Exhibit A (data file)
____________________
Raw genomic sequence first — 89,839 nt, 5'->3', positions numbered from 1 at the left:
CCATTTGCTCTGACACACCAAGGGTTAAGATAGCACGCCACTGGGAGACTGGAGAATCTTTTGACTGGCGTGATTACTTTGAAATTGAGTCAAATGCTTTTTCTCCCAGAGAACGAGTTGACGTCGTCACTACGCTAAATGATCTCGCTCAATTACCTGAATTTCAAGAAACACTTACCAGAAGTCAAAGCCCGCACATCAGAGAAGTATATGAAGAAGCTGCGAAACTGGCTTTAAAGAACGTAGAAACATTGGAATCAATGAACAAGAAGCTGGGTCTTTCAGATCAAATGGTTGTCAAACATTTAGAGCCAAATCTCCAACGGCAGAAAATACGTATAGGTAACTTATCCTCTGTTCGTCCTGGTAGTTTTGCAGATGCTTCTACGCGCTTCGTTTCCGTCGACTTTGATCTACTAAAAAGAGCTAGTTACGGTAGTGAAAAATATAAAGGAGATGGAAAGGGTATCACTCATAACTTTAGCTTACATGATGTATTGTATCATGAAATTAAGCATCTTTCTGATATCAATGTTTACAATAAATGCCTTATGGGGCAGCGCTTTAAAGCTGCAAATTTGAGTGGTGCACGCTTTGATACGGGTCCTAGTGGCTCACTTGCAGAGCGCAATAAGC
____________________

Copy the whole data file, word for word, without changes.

Raw genomic sequence first — 89,839 nt, 5'->3', positions numbered from 1 at the left:
CCATTTGCTCTGACACACCAAGGGTTAAGATAGCACGCCACTGGGAGACTGGAGAATCTTTTGACTGGCGTGATTACTTTGAAATTGAGTCAAATGCTTTTTCTCCCAGAGAACGAGTTGACGTCGTCACTACGCTAAATGATCTCGCTCAATTACCTGAATTTCAAGAAACACTTACCAGAAGTCAAAGCCCGCACATCAGAGAAGTATATGAAGAAGCTGCGAAACTGGCTTTAAAGAACGTAGAAACATTGGAATCAATGAACAAGAAGCTGGGTCTTTCAGATCAAATGGTTGTCAAACATTTAGAGCCAAATCTCCAACGGCAGAAAATACGTATAGGTAACTTATCCTCTGTTCGTCCTGGTAGTTTTGCAGATGCTTCTACGCGCTTCGTTTCCGTCGACTTTGATCTACTAAAAAGAGCTAGTTACGGTAGTGAAAAATATAAAGGAGATGGAAAGGGTATCACTCATAACTTTAGCTTACATGATGTATTGTATCATGAAATTAAGCATCTTTCTGATATCAATGTTTACAATAAATGCCTTATGGGGCAGCGCTTTAAAGCTGCAAATTTGAGTGGTGCACGCTTTGATACGGGTCCTAGTGGCTCACTTGCAGAGCGCAATAAGC